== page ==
Google to save mankind through DoubleClick deal
More blogs, more ads, more freedom
The spin from Google
Sitting just to the right of Smith, Google chief legal officer David Drummond disagreed with just about everything he had to say. "The online advertising business is complex, but my message to you today is simple," Drummond announced. "Online advertising benefits consumers, promotes free speech, and helps small businesses succeed. Google’s acquisition of DoubleClick will help advance these goals while protecting consumer privacy and enabling greater innovation, competition, and growth."
He said that small businesses enjoy Google advertising because they can reach consumers they wouldn't ordinary reach and that consumers enjoy it because it "connects them to the information, the products, and the services they seek." But he really got clever with his free speech argument.
"Many bloggers and many web site owners actually can afford to dedicate themselves full-time to that endeavor because of online advertising," he said. "Last year, we paid $3.3bn in advertising revenue to our web site partners and it's a great satisfaction to us that we're able to help this proliferation of online speech and activity."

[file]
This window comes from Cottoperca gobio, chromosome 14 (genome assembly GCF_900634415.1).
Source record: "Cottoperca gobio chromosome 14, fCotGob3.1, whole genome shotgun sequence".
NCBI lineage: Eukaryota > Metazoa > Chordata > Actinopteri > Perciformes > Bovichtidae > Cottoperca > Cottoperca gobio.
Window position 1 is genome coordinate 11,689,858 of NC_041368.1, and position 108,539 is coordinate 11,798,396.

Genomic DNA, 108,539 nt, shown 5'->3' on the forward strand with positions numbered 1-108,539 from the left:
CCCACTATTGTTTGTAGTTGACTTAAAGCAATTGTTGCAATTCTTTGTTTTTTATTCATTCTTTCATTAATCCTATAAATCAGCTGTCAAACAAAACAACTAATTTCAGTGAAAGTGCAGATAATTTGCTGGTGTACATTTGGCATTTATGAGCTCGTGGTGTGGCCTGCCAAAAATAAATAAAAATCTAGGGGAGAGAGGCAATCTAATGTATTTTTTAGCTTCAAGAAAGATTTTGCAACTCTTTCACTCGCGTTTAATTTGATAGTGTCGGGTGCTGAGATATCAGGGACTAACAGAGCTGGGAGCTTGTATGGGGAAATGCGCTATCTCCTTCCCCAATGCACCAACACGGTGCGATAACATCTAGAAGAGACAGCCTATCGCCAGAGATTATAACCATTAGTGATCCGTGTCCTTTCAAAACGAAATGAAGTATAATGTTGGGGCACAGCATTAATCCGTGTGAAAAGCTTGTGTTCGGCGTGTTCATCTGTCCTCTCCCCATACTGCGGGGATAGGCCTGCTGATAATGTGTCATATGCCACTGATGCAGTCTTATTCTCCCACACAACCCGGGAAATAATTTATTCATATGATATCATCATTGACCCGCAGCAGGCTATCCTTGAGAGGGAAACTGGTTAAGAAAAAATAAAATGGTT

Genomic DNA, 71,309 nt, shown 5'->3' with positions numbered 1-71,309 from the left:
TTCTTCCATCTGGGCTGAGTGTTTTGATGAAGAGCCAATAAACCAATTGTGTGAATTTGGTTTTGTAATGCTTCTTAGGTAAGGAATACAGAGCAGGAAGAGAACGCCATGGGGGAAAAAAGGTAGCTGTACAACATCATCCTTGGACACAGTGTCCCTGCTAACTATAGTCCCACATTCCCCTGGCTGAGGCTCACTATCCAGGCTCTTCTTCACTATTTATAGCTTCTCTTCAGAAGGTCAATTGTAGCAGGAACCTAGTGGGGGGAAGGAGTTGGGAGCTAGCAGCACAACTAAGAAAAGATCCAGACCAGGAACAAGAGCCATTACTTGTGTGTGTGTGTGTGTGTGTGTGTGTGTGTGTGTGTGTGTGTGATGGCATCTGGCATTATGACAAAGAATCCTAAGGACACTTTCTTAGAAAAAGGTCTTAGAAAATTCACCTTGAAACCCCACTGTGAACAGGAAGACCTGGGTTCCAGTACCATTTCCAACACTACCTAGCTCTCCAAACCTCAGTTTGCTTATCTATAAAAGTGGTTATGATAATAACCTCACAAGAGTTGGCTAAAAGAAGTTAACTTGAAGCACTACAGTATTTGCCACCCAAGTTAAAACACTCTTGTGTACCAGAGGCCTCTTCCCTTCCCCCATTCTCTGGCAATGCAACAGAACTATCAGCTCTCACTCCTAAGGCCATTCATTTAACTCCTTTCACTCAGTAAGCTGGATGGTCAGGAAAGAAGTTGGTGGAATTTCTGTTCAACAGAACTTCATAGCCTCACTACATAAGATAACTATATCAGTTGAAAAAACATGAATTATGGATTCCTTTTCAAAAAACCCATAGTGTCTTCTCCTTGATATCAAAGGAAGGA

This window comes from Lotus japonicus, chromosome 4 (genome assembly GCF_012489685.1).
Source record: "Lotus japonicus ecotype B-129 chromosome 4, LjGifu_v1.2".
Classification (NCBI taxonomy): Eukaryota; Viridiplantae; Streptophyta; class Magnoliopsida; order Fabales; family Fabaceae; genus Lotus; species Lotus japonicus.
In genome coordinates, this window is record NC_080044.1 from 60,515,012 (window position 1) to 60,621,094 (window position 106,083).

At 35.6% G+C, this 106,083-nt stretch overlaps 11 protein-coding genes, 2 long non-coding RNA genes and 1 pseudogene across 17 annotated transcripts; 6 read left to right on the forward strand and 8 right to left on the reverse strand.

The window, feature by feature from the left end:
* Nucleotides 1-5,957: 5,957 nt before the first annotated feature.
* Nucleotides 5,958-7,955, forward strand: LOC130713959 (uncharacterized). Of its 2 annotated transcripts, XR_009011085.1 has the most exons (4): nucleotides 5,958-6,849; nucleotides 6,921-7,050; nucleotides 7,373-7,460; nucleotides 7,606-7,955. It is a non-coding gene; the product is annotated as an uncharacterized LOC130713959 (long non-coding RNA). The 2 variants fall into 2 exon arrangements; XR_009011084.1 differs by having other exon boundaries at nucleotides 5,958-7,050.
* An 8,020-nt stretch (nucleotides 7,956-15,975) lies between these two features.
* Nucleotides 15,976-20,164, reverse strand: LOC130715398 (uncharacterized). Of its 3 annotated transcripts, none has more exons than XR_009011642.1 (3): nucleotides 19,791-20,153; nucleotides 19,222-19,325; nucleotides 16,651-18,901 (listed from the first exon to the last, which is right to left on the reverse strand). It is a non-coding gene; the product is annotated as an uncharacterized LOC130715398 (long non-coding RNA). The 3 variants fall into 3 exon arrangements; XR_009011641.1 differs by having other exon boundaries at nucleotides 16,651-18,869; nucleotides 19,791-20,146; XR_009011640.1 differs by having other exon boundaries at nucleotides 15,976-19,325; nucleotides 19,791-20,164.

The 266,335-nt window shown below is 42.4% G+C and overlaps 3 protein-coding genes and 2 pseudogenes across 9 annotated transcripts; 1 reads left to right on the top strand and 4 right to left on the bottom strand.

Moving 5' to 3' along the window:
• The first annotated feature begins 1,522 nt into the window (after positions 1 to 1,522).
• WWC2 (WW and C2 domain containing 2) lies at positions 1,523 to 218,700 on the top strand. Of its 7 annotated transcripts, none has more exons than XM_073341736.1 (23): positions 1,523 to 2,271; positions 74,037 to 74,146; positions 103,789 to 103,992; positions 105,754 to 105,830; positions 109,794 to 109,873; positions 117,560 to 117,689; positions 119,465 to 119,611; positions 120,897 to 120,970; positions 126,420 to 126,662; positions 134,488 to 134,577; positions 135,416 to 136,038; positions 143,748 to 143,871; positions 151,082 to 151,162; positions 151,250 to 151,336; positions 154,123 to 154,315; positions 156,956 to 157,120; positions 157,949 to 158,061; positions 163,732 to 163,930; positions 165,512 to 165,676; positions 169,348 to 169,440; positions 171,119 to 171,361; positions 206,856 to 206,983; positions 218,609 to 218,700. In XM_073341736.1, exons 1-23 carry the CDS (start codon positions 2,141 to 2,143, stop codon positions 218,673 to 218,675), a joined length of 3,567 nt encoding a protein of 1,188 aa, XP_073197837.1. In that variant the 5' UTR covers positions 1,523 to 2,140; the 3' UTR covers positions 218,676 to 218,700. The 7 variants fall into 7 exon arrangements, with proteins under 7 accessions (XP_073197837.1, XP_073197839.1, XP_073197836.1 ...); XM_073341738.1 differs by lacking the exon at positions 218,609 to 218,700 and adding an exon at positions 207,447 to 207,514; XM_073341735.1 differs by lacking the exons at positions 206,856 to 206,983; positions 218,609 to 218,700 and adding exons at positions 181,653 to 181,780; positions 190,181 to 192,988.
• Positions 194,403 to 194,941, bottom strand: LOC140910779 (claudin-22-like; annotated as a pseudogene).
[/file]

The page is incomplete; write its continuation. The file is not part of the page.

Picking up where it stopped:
Google's purchase of DoubleClick, he insisted, will help the company provide even more benefits to consumers and small businesses - and promote even more free speech. "We think we'll be able to provide better and more relevant advertising to consumers and help publishers and advertisers generate more revenue," he said. "All of this new economic activity will fuel the creation of more rich and more diverse content on the internet which of course benefits consumers and society at large."
Drummond also claimed that the proposed deal would not endanger user privacy: "Privacy is a user interest that we've been protecting since our inception and we will continue to innovate in this area."
And he did his best to shoot down arguments that the deal would create a monopoly, insisting that Google and DoubleClick are not competitors.
"DoubleClick does not buy ads, sell ads, or buy or sell advertising," he said. "All it does is provide the technology to enable advertisers and publishers to deliver ads once they have come to terms, and provide advertisers and publishers statistics relating to the ads." Google is to DoubleClick, he said, as Amazon is to FedEx.
Naturally, Microsoft didn't buy this argument. "Google is already FedEx. It is already Amazon," said Brad Smith. "And now they're proposing to buy the post office." ®
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